Articles Posted in Bad Drug

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Recent research shows a dangerous problem with many newly approved drugs. Life-threatening side effects are common in the years following FDA approval. An article titled “Study: Side effects emerge after approval for many US drugs” details the new research. The article’s opening paragraph sums it up:

Almost one-third of new drugs approved by U.S. regulators over a decade ended up years later with warnings about unexpected, sometimes life-threatening side effects or complications . . .

This new study followed all prescription drugs approved by the Food and Drug Administration (FDA) from 2001 through 2010. The drugs flagged because of serious post-approval problems included medications for common medical problems such as arthritis, infections, blood clots and depression. The study’s lead author (an associate professor at Yale University) said “the large percentage of problems was a surprise.” As for me — I’m not surprised.

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Our office has closely followed developments related to the diabetes drug Invokana. For more details on the medication and how it works, you can read a report under the Hot Topics section of our firm website. As we discuss on our website, Invokana is a relatively new diabetes drug manufactured by Johnson & Johnson. Yet, in just a few years on the market, the FDA has issued numerous safety communications about the drug.

  • Diabetic ketoacidosis.
  • Kidney damage.
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We are currently investigating claims of permanent hair loss following the use of Taxotere, a chemotherapy drug. Taxotere is one of the most widely used drugs for breast cancer in the United States. For more information on the drug, you can read a detailed report on the Blackwell Law Firm website.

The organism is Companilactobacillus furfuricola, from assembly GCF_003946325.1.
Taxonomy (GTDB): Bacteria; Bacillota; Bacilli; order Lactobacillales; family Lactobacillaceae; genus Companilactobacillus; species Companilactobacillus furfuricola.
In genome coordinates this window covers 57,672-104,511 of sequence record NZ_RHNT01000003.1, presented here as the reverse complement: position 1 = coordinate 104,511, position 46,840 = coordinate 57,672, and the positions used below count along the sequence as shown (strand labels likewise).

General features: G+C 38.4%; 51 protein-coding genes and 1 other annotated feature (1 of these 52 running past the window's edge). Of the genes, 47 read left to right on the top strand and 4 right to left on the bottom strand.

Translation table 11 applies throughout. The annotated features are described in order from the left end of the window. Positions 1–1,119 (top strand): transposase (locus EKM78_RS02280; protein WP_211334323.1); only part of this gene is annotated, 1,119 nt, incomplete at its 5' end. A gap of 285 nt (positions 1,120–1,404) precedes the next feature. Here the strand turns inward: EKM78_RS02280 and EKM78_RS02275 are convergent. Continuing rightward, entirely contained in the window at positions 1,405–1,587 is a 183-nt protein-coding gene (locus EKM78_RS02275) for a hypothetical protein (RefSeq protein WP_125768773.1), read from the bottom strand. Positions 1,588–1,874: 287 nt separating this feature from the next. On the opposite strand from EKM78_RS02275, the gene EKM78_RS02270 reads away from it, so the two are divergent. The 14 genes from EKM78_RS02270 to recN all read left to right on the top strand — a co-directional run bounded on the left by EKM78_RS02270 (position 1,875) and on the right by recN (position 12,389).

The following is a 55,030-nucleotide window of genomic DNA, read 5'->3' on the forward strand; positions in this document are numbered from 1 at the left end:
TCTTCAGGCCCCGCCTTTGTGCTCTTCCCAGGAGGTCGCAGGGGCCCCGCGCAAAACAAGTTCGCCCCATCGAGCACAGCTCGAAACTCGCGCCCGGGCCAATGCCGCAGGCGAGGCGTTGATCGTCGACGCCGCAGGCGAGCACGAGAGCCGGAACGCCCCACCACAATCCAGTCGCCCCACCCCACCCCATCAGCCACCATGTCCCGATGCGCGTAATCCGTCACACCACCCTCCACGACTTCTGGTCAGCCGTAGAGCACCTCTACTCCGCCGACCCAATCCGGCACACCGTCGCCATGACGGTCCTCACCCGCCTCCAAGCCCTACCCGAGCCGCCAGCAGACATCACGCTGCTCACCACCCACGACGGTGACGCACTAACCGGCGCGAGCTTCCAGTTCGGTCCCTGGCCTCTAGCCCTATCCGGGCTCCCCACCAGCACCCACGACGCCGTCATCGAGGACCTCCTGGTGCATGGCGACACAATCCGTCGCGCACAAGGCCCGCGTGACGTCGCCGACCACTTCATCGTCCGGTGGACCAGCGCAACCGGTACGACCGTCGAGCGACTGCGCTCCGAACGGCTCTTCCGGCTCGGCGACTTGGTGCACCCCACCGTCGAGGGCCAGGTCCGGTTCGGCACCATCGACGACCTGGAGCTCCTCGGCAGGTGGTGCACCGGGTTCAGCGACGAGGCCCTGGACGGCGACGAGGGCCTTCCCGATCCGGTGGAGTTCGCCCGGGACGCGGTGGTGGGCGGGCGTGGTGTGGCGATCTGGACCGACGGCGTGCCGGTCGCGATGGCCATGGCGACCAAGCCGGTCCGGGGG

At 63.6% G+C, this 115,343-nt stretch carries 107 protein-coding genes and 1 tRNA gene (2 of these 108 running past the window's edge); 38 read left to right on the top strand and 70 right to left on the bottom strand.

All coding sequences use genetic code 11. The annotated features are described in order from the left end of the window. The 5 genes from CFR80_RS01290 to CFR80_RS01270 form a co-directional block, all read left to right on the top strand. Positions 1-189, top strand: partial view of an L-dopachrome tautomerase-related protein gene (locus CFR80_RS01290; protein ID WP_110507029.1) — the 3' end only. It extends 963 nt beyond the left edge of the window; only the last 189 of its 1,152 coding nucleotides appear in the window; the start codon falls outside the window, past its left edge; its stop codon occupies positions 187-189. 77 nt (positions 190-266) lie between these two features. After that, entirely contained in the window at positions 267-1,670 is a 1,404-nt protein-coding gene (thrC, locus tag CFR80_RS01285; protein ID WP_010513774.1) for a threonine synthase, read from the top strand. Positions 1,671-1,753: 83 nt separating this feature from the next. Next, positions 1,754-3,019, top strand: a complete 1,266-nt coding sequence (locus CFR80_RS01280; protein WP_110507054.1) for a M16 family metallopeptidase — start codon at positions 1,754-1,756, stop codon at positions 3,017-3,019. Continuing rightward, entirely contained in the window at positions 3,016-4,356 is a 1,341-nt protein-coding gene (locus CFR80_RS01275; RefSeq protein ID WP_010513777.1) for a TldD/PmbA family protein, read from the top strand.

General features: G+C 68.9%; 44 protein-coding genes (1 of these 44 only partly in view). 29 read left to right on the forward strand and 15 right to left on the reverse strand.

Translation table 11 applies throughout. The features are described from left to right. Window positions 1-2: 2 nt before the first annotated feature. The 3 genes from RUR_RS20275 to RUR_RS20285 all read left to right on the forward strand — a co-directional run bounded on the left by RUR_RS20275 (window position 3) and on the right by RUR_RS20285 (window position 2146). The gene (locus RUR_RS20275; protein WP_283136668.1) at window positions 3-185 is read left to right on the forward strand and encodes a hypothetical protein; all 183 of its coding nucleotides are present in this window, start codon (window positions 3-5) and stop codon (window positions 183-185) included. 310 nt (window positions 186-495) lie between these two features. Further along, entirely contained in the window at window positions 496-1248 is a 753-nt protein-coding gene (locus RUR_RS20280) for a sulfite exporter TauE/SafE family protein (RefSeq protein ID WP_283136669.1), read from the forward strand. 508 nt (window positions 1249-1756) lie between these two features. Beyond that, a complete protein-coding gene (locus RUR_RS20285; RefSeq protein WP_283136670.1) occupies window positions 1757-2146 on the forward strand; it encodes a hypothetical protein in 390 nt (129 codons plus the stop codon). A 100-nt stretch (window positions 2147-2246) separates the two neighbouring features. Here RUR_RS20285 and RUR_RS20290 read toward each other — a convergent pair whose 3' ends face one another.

While cancer patients may expect temporary hair loss during chemotherapy treatment, they also expect their hair to regrow once treatment ends. For many patients, hair regrowth is a visible sign of victory over the disease. And, if hair regrowth does not occur, the physical and emotional impacts can be devastating.

Although expected to be temporary, many patients treated by Taxotere suffer permanent hair loss. These women had alternatives to Taxotere treatment. Other drugs provide similar success results. Yet, those other drugs do not leave many patients with permanent alopecia or baldness. For years, Taxotere’s manufacturer failed to warn doctors or patients in the United States of this harm. Patients had no knowledge of the risk and could not make an informed choice between available drugs. Although the manufacturer failed to warn patients, it knew the significant risk of injury. And, it continued to profit from sales to unsuspecting patients.